15 Hacks for Avoiding Burnout on the Field

Turnover of cross-cultural workers is high in our corner of the world. We’ve heard informal statistics indicating that over half the ex-pats serving in our country have been here two years or less.  In ten years we’ve seen foreigners leave for many reasons:  visa problems, difficulty learning the language and adjusting, job related stress, health issues, problems with children and their education, but I suspect the number one reason is discouragement. The soil is hard here and the fruit is slow in coming.

After an intense year working on a new outreach project while homeschooling, I had the opportunity to slow down this summer and invest extra time in my own personal life.  Now I feel refreshed and ready to face the challenges of seed sowing again.

Taking time for personal renewal helps to avoid burnout and increases our effectiveness.  Here’s my brainstorm list for spiritual renewal and avoiding burnout:

1.  Quiet Time.
Spending half an hour daily reading the Bible and listening for God’s voice gives me a fresh perspective on life every morning. It’s the backbone of my spiritual life.

2.  Invest in your Spiritual Growth.
Read Christian books, listen to podcasts, seek out a mentor or attend conferences when possible. One of my favorite on-line resources is the daily devotional, Word for Today.

3.  Make sure your goals are realistic.
My husband and I struggled over the slow progress of our new outreach effort until we realized that part of our discouragement stemmed from unrealistic expectations.  Others expect to come and master the language in just one or two years. Very difficult unless you are super human.

4.  Invest in your marriage.
My husband and I have a weekly date time, which started when we watched the Alpha Marriage Course DVD’s five years ago. We went on a marriage retreat for the first time last year while on furlough, and found it to be a great investment of time and money.

5.  Make time for fun with your family.
We have movie nights and play games while listening to vintage rock.  (Only my family has heard me belt out “Like a Rolling Stone” along with Bob Dylan!)

6.  Make sure your kids know the language and have local friends. 
This is important if you are homeschooling. We insist that our kids participate in at least one community extra-curricular activity each year. Other friends put their kids in local schools for a year or two. Bottom line: Kids struggle to be happy if they don’t know the language.

7.  Cultivate true friendships where you can be yourself and share your struggles, both with nationals and other foreigners.

8.  Continue learning new things.
Last year I joined a Turkish folk dancing class for several months.  This year I’ll be learning Latin with my kids.

9.  Enjoy a hobby. 
Check out Creative Contentment for a great example of someone who makes time for creative pursuits in Western Turkey.

10.  Follow a secondary (or primary) pursuit that gives you an outlet or additional avenue for fulfillment when spiritual fruit is slow to develop. This could be a secular job, a hobby, or academic studies. My outlet is being a “professional” homeschooling mother.

11. Reach out to others when you are lonely.

12.  Keep in contact with family and friends back home.

13.  Read for pleasure. 

14.  Get involved in your community.

15.  Make time for regular exercise.

What about you? Do you have any other suggestions or ideas for maintaining spiritual vitality and avoiding burnout?

Friday, August 5, 2011

Drums at 4 A.M.

Wake Up Call
The booming drum beat woke my husband and me at 4 a.m. on Monday, a reminder that it was the first day of Ramadan. As I lay trying not to wake up, I heard the lonely drummer walk up one side of our block and down the other, the beating drum growing fainter and then louder again as he turned the corner.  If I’d gotten out of bed, I would have seen kitchen lights flicker on in the darkness.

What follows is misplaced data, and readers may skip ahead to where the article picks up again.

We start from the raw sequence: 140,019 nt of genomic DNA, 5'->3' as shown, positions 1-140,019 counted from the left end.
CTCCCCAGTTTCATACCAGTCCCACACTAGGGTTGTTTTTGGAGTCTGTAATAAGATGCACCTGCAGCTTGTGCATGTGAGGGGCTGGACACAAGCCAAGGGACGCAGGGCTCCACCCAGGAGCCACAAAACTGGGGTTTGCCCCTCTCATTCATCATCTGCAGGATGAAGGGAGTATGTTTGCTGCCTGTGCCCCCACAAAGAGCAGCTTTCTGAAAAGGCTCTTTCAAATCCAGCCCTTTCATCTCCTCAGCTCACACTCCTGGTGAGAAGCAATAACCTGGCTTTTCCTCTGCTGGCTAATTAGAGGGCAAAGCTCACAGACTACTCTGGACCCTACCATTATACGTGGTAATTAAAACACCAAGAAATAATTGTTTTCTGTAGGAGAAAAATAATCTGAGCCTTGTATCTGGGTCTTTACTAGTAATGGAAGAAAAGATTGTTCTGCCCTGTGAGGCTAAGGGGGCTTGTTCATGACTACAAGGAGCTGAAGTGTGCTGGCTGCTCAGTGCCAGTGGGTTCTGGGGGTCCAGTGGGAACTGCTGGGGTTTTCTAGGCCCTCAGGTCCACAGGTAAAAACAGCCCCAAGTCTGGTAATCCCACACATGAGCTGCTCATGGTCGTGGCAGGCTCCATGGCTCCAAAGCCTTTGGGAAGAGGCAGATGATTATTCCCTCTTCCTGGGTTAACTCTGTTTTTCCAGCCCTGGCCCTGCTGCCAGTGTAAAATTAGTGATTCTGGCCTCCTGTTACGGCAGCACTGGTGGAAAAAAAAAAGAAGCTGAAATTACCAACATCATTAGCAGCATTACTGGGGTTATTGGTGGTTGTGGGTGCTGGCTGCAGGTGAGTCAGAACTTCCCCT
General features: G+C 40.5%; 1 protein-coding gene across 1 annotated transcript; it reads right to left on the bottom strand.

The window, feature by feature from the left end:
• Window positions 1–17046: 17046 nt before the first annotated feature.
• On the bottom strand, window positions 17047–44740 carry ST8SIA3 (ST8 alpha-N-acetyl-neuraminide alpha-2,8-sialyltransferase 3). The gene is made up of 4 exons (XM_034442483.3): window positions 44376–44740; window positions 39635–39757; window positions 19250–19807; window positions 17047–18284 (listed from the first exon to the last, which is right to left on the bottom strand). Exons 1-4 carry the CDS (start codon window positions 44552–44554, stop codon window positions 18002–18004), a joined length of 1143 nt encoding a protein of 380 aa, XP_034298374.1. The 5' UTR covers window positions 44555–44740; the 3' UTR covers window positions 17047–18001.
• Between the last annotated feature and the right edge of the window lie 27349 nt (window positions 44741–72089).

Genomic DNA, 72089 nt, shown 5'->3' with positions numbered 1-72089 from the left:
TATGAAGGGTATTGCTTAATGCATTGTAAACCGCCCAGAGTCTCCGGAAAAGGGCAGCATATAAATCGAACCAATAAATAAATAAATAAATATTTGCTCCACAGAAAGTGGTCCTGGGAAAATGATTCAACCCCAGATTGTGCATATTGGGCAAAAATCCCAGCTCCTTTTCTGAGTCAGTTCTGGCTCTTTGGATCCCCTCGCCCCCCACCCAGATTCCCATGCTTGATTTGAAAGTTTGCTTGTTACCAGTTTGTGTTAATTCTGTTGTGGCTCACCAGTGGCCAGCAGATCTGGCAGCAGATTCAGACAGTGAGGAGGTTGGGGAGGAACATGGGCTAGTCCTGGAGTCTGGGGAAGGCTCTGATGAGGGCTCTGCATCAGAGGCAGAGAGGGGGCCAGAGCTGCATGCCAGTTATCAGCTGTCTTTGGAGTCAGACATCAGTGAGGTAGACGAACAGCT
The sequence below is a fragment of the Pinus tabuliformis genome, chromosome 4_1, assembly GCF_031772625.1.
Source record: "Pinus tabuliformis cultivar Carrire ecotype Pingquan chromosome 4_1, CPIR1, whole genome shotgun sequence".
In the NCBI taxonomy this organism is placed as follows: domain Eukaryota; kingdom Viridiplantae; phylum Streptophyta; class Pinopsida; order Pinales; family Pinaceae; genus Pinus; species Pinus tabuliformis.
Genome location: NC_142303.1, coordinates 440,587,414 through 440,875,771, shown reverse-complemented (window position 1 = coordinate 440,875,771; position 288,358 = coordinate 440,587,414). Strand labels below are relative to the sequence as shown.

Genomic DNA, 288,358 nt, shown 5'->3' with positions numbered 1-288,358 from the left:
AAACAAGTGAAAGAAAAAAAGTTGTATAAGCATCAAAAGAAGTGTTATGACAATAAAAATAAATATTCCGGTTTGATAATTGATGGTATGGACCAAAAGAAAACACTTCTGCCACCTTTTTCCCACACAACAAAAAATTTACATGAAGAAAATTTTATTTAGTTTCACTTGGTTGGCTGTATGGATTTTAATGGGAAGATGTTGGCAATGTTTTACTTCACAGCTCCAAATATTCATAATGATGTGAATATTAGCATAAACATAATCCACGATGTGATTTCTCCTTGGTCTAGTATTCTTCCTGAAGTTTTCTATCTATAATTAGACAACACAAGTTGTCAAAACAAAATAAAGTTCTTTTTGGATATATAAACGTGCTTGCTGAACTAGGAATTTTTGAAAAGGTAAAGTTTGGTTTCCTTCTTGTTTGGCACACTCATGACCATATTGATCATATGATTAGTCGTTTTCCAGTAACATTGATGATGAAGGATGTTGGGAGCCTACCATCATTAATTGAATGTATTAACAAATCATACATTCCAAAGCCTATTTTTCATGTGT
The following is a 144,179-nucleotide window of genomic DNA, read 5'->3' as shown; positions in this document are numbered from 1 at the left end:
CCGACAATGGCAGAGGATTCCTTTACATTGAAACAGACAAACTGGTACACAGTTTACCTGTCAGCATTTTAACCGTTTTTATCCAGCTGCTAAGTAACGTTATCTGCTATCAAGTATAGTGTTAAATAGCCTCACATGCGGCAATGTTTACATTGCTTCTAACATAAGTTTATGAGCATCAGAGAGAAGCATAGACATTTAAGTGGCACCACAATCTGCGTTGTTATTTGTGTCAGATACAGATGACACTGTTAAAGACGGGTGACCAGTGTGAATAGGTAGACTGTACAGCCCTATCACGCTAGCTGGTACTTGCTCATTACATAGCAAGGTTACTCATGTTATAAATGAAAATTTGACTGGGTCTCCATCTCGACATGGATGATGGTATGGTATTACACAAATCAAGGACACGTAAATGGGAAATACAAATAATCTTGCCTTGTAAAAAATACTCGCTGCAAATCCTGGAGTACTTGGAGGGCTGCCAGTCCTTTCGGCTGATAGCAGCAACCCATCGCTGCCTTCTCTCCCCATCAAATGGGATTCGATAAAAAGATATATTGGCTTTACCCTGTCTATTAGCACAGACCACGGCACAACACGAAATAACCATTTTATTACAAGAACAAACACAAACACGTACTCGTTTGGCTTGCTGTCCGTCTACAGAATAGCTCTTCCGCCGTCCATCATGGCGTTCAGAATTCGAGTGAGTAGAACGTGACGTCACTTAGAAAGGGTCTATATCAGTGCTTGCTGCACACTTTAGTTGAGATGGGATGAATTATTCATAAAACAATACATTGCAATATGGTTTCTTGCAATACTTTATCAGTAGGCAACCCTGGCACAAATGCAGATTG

For us the 4:00 a.m. drummer is a minor nuisance, interrupting our sleep.  For our neighbors who are fasting, it is a call to action.  Women rise to prepare the pre-dawn meal and everyone drinks as much water and tea as possible before 6 a.m. to be able to make it through the day until the evening prayer call at 8:30, which signals the end to the fast.

Fasting from food and water is quite hard, if not dangerous, during the cruelly hot and long August days. Housewives and retirees tend to sleep a bit more during the day, but many working people keep to their regular schedule, despite the sleep deprivation caused by getting up at 4 in the morning.

It’s a month of hardship but also revelry; the 8:30 iftar is a festive meal.  Special dishes are prepared; dried fruits and baklava are eaten.  Grocery stores set up Ramadan displays stocked with dates and ingredients for Turkish sweets.  Television commercials feature special products. Restaurants offer iftar menus. Some people actually gain weight during this month of fasting.

This month is a tangible reminder of the pervasive presence of Islam.  Amazingly many people who do not practice their faith during the rest of the year make it a point to fast during this special month. People spend more time praying and reading the Koran. It’s a special time for giving to the poor. 

How my life changes
Many fellow ex-pats don’t like this month.  Some say that they sense heightened spiritual darkness and oppression.  By 5 o’clock in the afternoon tempers flare in the markets, on the streets, and on the buses. Caffeine and nicotine withdrawal has got to be hard for this nation of tea drinkers and smokers.  

Here’s how Ramadan affects me. I try to:

1.  Lay low and rest a bit from visiting friends during the day. Many of them are fasting, but if I go visit them, 
they will insist on offering me food or drink.

2.  Look at it as a time to focus on praying for our friends.

3.  Be aware of spiritual influences.  I don’t like to look for the devil under every rock when things go wrong, but I remember James 4:7. "Submit yourselves, then, to God.  Resist the devil, and he will flee from you."

4.  Thank God again for my salvation.

5.  Crank up the music and worship Him!

6.  Look at Ramadan as special opportunity for dialogue with friends. It’s easy to bring up spiritual topics right now.

7.  Be careful about eating and drinking in public. Many locals don’t fast, and it’s not illegal here to eat and drink on the street, but I want to be respectful.  This means we don’t eat family meals on the balcony any more.   

T i  This is a picture for you of the most overriding current event going in my corner of the world. It will continue until August 29th. Would you consider joining us to pray for a special touch for these dear people who represent 1/5 of the world’s population?